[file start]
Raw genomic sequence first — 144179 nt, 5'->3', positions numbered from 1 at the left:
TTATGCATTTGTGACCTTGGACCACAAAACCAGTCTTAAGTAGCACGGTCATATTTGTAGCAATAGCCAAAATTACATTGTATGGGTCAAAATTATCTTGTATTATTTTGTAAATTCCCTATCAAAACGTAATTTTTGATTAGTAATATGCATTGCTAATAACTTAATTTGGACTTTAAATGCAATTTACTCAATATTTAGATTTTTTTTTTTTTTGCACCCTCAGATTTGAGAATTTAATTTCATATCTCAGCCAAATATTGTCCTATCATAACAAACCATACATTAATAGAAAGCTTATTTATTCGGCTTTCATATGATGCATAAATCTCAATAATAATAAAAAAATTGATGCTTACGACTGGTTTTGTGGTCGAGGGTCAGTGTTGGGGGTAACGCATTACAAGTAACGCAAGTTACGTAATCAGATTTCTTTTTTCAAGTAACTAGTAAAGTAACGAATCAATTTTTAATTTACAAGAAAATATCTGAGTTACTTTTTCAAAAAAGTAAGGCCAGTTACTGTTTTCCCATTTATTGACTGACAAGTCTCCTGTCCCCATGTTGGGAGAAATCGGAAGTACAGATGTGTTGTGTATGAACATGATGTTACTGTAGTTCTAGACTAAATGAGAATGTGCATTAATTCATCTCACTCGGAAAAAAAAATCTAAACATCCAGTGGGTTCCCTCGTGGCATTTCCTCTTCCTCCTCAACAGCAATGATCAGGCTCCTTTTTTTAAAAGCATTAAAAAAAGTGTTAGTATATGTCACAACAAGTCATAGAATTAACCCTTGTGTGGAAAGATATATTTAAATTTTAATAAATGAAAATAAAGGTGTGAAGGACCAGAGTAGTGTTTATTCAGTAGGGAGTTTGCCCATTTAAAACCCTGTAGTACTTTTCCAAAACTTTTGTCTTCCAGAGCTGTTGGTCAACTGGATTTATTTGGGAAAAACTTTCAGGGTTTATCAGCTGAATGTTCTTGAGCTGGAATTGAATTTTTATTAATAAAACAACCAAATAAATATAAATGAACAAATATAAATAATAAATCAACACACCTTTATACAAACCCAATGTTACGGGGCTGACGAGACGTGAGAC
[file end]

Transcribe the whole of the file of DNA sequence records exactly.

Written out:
Raw genomic sequence first — 144179 nt, 5'->3', positions numbered from 1 at the left:
TTATGCATTTGTGACCTTGGACCACAAAACCAGTCTTAAGTAGCACGGTCATATTTGTAGCAATAGCCAAAATTACATTGTATGGGTCAAAATTATCTTGTATTATTTTGTAAATTCCCTATCAAAACGTAATTTTTGATTAGTAATATGCATTGCTAATAACTTAATTTGGACTTTAAATGCAATTTACTCAATATTTAGATTTTTTTTTTTTTTGCACCCTCAGATTTGAGAATTTAATTTCATATCTCAGCCAAATATTGTCCTATCATAACAAACCATACATTAATAGAAAGCTTATTTATTCGGCTTTCATATGATGCATAAATCTCAATAATAATAAAAAAATTGATGCTTACGACTGGTTTTGTGGTCGAGGGTCAGTGTTGGGGGTAACGCATTACAAGTAACGCAAGTTACGTAATCAGATTTCTTTTTTCAAGTAACTAGTAAAGTAACGAATCAATTTTTAATTTACAAGAAAATATCTGAGTTACTTTTTCAAAAAAGTAAGGCCAGTTACTGTTTTCCCATTTATTGACTGACAAGTCTCCTGTCCCCATGTTGGGAGAAATCGGAAGTACAGATGTGTTGTGTATGAACATGATGTTACTGTAGTTCTAGACTAAATGAGAATGTGCATTAATTCATCTCACTCGGAAAAAAAAATCTAAACATCCAGTGGGTTCCCTCGTGGCATTTCCTCTTCCTCCTCAACAGCAATGATCAGGCTCCTTTTTTTAAAAGCATTAAAAAAAGTGTTAGTATATGTCACAACAAGTCATAGAATTAACCCTTGTGTGGAAAGATATATTTAAATTTTAATAAATGAAAATAAAGGTGTGAAGGACCAGAGTAGTGTTTATTCAGTAGGGAGTTTGCCCATTTAAAACCCTGTAGTACTTTTCCAAAACTTTTGTCTTCCAGAGCTGTTGGTCAACTGGATTTATTTGGGAAAAACTTTCAGGGTTTATCAGCTGAATGTTCTTGAGCTGGAATTGAATTTTTATTAATAAAACAACCAAATAAATATAAATGAACAAATATAAATAATAAATCAACACACCTTTATACAAACCCAATGTTACGGGGCTGACGAGACGTGAGAC